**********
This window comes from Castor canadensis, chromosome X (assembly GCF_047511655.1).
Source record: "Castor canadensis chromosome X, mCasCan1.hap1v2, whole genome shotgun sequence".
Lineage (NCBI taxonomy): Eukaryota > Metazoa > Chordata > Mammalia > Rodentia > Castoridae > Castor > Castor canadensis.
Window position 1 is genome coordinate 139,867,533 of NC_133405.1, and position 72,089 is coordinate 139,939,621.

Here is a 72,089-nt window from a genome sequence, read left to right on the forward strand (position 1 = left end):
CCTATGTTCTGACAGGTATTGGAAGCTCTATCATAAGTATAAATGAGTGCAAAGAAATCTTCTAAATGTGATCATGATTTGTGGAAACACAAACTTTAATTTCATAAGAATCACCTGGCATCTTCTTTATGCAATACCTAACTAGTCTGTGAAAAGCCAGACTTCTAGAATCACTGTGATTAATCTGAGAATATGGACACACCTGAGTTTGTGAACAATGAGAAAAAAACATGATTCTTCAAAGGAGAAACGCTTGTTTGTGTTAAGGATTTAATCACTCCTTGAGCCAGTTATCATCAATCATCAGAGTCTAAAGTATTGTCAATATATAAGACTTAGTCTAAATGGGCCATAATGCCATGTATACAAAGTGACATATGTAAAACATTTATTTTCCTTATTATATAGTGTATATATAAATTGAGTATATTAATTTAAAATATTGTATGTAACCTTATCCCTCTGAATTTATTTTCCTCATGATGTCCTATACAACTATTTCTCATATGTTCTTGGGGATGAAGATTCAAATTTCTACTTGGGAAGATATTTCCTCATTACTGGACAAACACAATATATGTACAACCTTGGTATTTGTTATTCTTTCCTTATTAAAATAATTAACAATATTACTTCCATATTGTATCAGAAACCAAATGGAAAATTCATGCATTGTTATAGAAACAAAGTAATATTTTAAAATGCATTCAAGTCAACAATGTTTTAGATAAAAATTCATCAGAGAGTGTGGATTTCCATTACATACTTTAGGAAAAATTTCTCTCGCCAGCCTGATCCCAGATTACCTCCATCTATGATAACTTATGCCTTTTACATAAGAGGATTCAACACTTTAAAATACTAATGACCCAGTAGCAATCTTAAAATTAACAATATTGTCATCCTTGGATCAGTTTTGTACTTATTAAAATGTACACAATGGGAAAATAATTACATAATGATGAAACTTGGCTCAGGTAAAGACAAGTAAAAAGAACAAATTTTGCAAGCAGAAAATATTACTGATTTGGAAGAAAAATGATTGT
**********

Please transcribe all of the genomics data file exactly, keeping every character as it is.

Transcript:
This window comes from Castor canadensis, chromosome X (assembly GCF_047511655.1).
Source record: "Castor canadensis chromosome X, mCasCan1.hap1v2, whole genome shotgun sequence".
Lineage (NCBI taxonomy): Eukaryota > Metazoa > Chordata > Mammalia > Rodentia > Castoridae > Castor > Castor canadensis.
Window position 1 is genome coordinate 139,867,533 of NC_133405.1, and position 72,089 is coordinate 139,939,621.

Here is a 72,089-nt window from a genome sequence, read left to right on the forward strand (position 1 = left end):
CCTATGTTCTGACAGGTATTGGAAGCTCTATCATAAGTATAAATGAGTGCAAAGAAATCTTCTAAATGTGATCATGATTTGTGGAAACACAAACTTTAATTTCATAAGAATCACCTGGCATCTTCTTTATGCAATACCTAACTAGTCTGTGAAAAGCCAGACTTCTAGAATCACTGTGATTAATCTGAGAATATGGACACACCTGAGTTTGTGAACAATGAGAAAAAAACATGATTCTTCAAAGGAGAAACGCTTGTTTGTGTTAAGGATTTAATCACTCCTTGAGCCAGTTATCATCAATCATCAGAGTCTAAAGTATTGTCAATATATAAGACTTAGTCTAAATGGGCCATAATGCCATGTATACAAAGTGACATATGTAAAACATTTATTTTCCTTATTATATAGTGTATATATAAATTGAGTATATTAATTTAAAATATTGTATGTAACCTTATCCCTCTGAATTTATTTTCCTCATGATGTCCTATACAACTATTTCTCATATGTTCTTGGGGATGAAGATTCAAATTTCTACTTGGGAAGATATTTCCTCATTACTGGACAAACACAATATATGTACAACCTTGGTATTTGTTATTCTTTCCTTATTAAAATAATTAACAATATTACTTCCATATTGTATCAGAAACCAAATGGAAAATTCATGCATTGTTATAGAAACAAAGTAATATTTTAAAATGCATTCAAGTCAACAATGTTTTAGATAAAAATTCATCAGAGAGTGTGGATTTCCATTACATACTTTAGGAAAAATTTCTCTCGCCAGCCTGATCCCAGATTACCTCCATCTATGATAACTTATGCCTTTTACATAAGAGGATTCAACACTTTAAAATACTAATGACCCAGTAGCAATCTTAAAATTAACAATATTGTCATCCTTGGATCAGTTTTGTACTTATTAAAATGTACACAATGGGAAAATAATTACATAATGATGAAACTTGGCTCAGGTAAAGACAAGTAAAAAGAACAAATTTTGCAAGCAGAAAATATTACTGATTTGGAAGAAAAATGATTGT